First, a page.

George Lucas didn’t go away. He dug his heels in, folded his arms and declared to his slightly miffed devotees ‘if you didn’t like that, get a load of this’ and spent a decade making a trilogy of Star Wars prequels which seemed almost designed to urinate over all of our childhoods. ‘You like the enigmatic menace of Darth Vader?’ he shouted at us from his big hill ‘here he is as a fucking child!’ ‘Please, stop!’ we begged ‘You’re ruining it! Why do you want to ruin it?’ ‘BECAUSE IT’S MINE!’ he shouted back ‘Meet Jar-Jar Binks! BOOM! Boba Fett as a child! BAM! The Force? It’s not a mystical force, it’s a…. BACTERIA! Fuck it! KA-BOOM!’ He shat over everything that had once been good and then, as VHS moved to DVD and then on to BLU-RAY, petulantly refused to remaster the original trilogy as we had grown up with it. Refused to even let us have what we had fallen in love with as children. Even for money. And if this wasn’t bad enough, he had opened the floodgates. It was now OK for film-makers, now in their autumn years and long off the boil, to revisit the films that had made their names and digitally remove the charm.

Spielberg made a special edition of ET. Replacing the Eponymous character in many shots with a rubbish computer graphic version who looked like a cartoon turd. Has any animatronic character ever been as beautiful and believable as ET? Why replace that with an obvious cartoon? Anyway, he did, and then he digitally removed the guns from the chase sequence. The reason that ET made the bikes fly. Just took them out, replaced them with walkie talkies. Guns apparently seemed harsh now. Were Hitchcock alive today, he’d probably have replaced the knife in the shower scene with a banana. Probably.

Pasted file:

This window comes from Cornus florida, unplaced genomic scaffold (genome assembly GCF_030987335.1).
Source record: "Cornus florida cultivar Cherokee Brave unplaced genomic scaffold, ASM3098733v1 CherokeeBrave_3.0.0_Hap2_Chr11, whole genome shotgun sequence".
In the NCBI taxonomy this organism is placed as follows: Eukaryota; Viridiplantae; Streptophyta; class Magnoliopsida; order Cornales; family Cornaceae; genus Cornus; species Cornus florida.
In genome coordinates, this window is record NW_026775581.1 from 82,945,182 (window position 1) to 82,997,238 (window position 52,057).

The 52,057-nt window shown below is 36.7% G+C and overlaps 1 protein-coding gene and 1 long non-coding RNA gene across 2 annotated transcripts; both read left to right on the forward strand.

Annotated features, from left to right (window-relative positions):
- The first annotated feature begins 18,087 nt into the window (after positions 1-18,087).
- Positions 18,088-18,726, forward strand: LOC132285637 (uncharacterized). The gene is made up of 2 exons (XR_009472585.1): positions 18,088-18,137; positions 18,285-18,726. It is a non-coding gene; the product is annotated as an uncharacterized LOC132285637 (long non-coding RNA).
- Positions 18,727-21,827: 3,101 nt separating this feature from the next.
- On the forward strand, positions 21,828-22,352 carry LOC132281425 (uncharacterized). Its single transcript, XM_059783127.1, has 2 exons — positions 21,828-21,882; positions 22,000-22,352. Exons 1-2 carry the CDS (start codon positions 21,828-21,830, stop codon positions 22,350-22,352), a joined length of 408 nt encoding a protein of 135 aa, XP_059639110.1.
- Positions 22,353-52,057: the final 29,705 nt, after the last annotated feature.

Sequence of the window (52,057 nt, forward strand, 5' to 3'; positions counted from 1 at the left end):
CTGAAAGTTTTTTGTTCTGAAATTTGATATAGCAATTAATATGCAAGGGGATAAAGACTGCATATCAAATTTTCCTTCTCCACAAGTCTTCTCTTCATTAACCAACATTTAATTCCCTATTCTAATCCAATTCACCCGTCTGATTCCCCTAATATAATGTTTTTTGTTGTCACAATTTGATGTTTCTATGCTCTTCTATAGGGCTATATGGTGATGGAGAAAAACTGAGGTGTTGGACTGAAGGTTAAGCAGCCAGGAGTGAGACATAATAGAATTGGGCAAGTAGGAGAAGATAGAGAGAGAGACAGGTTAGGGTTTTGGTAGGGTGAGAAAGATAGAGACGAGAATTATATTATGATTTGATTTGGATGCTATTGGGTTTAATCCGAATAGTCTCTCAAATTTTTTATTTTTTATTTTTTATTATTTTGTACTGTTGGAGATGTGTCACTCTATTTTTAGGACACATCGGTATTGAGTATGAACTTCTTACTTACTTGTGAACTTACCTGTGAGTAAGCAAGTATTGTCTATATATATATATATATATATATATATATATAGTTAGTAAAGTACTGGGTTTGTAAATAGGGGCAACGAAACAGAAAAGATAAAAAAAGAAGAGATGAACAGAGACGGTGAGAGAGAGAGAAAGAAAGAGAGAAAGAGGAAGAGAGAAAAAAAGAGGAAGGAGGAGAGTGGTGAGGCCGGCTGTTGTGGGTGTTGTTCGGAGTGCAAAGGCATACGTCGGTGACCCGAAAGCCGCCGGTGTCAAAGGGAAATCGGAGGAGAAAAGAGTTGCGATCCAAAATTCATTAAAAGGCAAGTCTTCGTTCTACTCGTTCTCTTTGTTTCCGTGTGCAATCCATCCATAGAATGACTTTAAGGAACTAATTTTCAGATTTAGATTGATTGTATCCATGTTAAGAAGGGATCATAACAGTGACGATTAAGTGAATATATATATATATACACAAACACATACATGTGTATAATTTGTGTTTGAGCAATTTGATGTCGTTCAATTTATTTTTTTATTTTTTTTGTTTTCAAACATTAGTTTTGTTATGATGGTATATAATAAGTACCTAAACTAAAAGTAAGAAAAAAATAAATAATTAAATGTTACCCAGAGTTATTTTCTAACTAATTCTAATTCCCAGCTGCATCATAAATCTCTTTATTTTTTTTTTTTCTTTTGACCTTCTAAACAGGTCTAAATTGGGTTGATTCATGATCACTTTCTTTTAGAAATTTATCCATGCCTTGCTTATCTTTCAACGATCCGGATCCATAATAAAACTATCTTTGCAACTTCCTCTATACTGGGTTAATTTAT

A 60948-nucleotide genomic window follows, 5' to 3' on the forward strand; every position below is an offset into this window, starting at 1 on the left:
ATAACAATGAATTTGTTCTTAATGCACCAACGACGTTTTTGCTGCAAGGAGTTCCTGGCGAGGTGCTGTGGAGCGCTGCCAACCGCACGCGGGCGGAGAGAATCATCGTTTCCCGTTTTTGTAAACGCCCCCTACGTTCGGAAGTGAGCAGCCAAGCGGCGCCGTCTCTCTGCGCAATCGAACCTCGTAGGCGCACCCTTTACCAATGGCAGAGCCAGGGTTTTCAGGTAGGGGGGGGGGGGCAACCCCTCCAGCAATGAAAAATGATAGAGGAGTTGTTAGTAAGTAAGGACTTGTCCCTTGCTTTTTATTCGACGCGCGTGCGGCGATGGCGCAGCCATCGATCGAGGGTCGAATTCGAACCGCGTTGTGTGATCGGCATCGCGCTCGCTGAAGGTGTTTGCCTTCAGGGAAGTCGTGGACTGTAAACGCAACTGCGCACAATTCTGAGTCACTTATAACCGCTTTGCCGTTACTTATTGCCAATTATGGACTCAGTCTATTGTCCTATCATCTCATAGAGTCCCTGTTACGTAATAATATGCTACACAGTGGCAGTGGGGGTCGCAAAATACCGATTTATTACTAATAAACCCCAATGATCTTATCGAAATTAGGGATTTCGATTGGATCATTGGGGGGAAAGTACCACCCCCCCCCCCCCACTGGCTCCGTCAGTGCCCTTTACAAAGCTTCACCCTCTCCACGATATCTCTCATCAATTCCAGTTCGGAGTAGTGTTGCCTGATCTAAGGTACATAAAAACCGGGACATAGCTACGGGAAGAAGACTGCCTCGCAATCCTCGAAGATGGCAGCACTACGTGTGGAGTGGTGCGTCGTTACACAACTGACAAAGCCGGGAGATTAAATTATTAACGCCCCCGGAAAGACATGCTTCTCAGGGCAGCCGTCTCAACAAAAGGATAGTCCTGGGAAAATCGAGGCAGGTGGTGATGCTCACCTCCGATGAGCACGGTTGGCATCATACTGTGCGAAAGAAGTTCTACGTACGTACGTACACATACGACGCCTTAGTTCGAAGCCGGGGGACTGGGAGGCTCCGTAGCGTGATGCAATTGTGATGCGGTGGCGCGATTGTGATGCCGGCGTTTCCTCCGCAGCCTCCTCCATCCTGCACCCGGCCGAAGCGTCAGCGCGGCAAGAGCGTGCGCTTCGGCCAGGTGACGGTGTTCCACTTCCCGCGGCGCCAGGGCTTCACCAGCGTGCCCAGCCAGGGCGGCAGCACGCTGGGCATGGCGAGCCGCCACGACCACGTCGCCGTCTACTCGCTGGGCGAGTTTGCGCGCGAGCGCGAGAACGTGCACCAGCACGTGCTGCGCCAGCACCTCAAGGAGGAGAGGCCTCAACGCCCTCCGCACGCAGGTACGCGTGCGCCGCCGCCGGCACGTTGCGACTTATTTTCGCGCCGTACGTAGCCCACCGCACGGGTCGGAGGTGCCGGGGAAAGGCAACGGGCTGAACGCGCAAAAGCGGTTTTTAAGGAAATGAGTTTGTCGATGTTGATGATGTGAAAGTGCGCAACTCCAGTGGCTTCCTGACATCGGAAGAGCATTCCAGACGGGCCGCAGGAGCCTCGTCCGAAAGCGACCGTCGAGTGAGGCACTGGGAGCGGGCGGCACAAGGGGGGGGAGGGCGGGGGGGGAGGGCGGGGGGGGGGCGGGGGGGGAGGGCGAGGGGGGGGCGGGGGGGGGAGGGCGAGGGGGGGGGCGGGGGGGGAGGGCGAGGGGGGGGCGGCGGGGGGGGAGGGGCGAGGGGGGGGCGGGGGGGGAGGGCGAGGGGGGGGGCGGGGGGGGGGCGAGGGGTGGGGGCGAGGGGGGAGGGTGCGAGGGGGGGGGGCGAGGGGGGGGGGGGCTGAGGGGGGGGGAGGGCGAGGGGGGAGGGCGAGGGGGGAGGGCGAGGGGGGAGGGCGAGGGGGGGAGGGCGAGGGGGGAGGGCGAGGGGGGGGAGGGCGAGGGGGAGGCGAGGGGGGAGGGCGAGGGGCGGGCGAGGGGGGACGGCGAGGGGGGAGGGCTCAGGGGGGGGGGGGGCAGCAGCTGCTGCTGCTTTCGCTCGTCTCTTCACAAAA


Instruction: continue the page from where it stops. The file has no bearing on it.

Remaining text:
Then Spielberg and Lucas decided to work together on exhuming and corpse-fucking Indiana Jones. A film which was ultimately not entirely awful but certainly pointless. Definitely pointless. Ironically the one film of this shameful period where directors decided to needlessly pilfer their own pasts, which was intelligent and worthy came from the most unexpected place. Rocky Balboa. Sylvester Stallone, who had done nothing but fill video shop walls with mindless, inoffensive beefcake for the best part of a quarter of a century, suddenly delivered one of the most perfect cinematic musings on the passing of time. Rocky Balboa, whilst by no means a perfect film, is one of the most thoughtful, devastating, philosophical and uplifting films that has graced a multiplex for decades. But that was a blip in this train crash.

Ridley Scott, probably one of the greatest commercial film directors ever, has been rubbish for a while now. His last groundbreaking, brilliant film was Thelma and Louise 20 years ago. You know what he’s making right now? A prequel to Alien. And you know what he’s doing next? A sequel to Blade Runner.

Oh, you poor misguided old men. Life moves ever forward. You must move with it. Don’t look back. Stop looking back.

A very long time ago, Thomas Wolfe wrote a book called ‘You Can’t Go Home Again’ about a writer who writes a novel about his hometown, only to upset its residents as his memories of it bore little relation to the reality. At the end of the book, the main character declares:

“You can’t go back home to your family, back home to your childhood … back home to a young man’s dreams of glory and of fame … back home to places in the country, back home to the old forms and systems of things which once seemed everlasting but which are changing all the time — back home to the escapes of Time and Memory.”

The past should be left as is, there is a beauty in imperfection and a futility in trying to re-engage with the creative mind of so long ago. We change as people every day, so the markers, as dated and embarrassing as they may be, are important. Don’t fuck with them. I imagine George Lucas’s personal photo collection as being photoshopped to hell. CGI underpants covering his modesty in his bathtime baby photos, subtle muscle definition added to his gawky teenage frame, modern haircuts to replace his 1970’s shame. Maybe he’s just gone out, as a fully grown adult and reshot all of those photos, the originals consigned to the flames, never to be seen again.

You Can’t Go Home Again was actually published posthumously. Which is probably for the best, who knows what Wolfe might have done to it thirty years down the line.

Published in: on August 19, 2011 at 9:21 am  Leave a Comment